Until relatively recently, the idea of trusting system power supply control to software was viewed as potentially foolhardy. When a single bug in a line of software could result in thermal meltdown or a catastrophic voltage being dumped on the system, it is no wonder that the use of digital power controllers was largely ignored.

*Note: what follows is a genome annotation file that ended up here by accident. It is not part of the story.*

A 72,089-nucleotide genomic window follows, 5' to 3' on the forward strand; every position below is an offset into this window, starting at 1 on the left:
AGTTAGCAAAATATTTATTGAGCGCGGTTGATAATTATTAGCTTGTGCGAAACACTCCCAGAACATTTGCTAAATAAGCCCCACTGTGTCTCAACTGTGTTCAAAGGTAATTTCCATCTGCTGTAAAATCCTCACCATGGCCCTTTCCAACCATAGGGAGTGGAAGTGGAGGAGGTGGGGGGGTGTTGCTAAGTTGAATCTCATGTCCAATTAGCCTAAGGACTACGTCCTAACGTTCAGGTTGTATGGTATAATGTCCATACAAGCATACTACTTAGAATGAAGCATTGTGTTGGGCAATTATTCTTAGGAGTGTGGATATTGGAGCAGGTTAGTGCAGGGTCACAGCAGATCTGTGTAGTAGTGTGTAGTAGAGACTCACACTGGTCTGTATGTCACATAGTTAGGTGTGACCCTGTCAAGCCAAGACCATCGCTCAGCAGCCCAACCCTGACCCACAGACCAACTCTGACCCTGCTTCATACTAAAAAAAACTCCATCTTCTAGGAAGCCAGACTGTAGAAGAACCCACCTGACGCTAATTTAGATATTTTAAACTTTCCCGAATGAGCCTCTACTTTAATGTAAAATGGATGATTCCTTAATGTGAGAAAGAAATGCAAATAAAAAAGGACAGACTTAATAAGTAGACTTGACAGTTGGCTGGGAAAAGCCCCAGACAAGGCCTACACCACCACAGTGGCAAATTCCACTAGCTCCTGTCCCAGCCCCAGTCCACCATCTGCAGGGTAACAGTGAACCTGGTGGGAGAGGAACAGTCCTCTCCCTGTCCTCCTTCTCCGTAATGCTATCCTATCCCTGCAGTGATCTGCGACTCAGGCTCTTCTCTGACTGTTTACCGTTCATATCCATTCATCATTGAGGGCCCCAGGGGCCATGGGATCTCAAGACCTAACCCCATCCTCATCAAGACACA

Analogue controllers, by contrast, could be trusted to protect the system – and were typically a third of the price – and so were the standard option. However, as prices of digital componentry have come down to virtual parity with their analogue equivalents, their advantages are now being looked at more closely. Shane Callanan, director of applications engineering for Excelsys Technologies, commented on the limitation of closing the control loop with analogue components. "It is a slow, but stable, process. We can make control loops underdamped, overdamped or critically damped – but if you have an analogue solution, you have a fixed reaction. You can't change the parameters of your control system from day one. "Up to maybe seven years ago, all control systems were analogue, but now there is the potential to use a digital control loop and the beauty is this can be dynamic; you can alter sensitivity (or reaction times). The other joy is that you can 'talk' to it through the software – find out if it is behaving itself. What voltages are there? What current is it delivering? What is the temperature? How many times was it turned off or on in the last 48 hours? You can do a whole load of stuff under the label of digital power management, or DPM." A number of companies have started introducing options for DPM and DPC (digital power control) but, according to Callanan: "A lot of customers in areas such as medical do not want their power systems controlled by software," he claimed. "Their concern is 'what happens if a DPC locks up and suddenly there is 70V on my load?'. So, while they are insisting the control loop continues to be analogue, we are permitted to add some digital power management – where we would take the information, feed it into the microcontroller and that way we can create a history of how the power has been used. For the system designer, it opens up a whole host of options for monitoring." An enabling technology here is the Power Management Bus (PMBus). Implemented over the SMBus, this open standard power management protocol facilitates communication between power devices in a power system. Combined with the virtues of DPC, this opens the door to system control, programming and real time (or very close to real time) monitoring. "You can control it, read back information, set flags. You can tell it how to respond if it starts to fail – it makes if very flexible for the systems integrator," commented Callanan. "Digital controllers are becoming more standard in power systems. Obviously, they are used a lot at the moment in microprocessors, but while that is at the point of load, we can see the methodology working its way to the front end of the system, to where the ac mains comes in. Digital controllers are getting more traction. There is no doubt that, over the next five or ten years, there will be more convergence on DPM and DPC. It may be the loop is closed using analogue, but there is more integration with the DPM through microcontrollers. That doesn't need to happen real time; if you are looking for temperature readings every few seconds on a power supply switching at 200kHz, then that is a lifetime! If I need to know what is happening 200,000 times a second, then that is getting beyond the microcontroller and I would have to go to a dsp core, something more expensive. But I think we will see a balance between the two in the next few years." One company that has made huge strides in digital power control is TDK-Lambda, which has recently opened an advanced technology lab in Bristol to looking at the development of digital power supplies. The choice of analogue or digital control is down to more practical reasons than faith in the technology, says the company's chief technology officer Andrew Skinner. "Most of our customers use dsps and fpgas in their products and are comfortable with digital technology. The most important thing for most of our customers is that the power supply performs its job reliably. How it is controlled or what is inside it is largely irrelevant." There are cases, purely for practical reasons, when analogue control is the preferred option. "In my experience, most older engineers are comfortable with analogue because they grew up with it. In terms of power conversion, it tends to be that younger engineers are working in the digital domain," commented Skinner. "But most people who have been shown the benefits of a digital solution are happier with the flexibility it provides over an analogue solution." Some end user nervousness about software reliability may have resulted from the recently introduced Third Edition of the medical standard EN60601, which refers to the integrity of the software in terms of a risk assessment of the equipment. However, as this is applicable to the function of the end product, it should not impact on the embedded systems, such as the power supplies. Skinner points out that commonly used hardware safety solutions, like crowbar circuits, obviate the need for having to write safety critical software for the power supplies. Other considerations include variations in programming languages from different manufacturers, but the advantage of using an industry standard solution like the PMBus removes this as a problem. In fact, because this bus sits on an i2c bus, it fits into the overall requirements of most systems, and an analogue control loop for the power supply could be the only analogue component in the system. Digital isn't always necessary Skinner believes the switch to digital is not always necessary. "You need to look at things like reuse. If someone has a design that works with an analogue interface and they are happy with it, then they may want to stick with that solution, not necessarily because it is better, but because they have already got it, the development costs are lower and development time is shorter. If someone is looking to extend their range with cost reduced options, they are more likely to look at reuse, rather than redevelopment. Starting from scratch tends to happen when companies bring out a new platform." Digital control loops therefore appear to be the way forward, particularly in equipment requiring power system control or reporting, where flexibility to be incorporated across a range of products and an appropriate communications bus is available, or where space is at a premium. However, if these are not issues, but saving on development time and costs is, then reusing a legacy analogue solution may still tick all the boxes.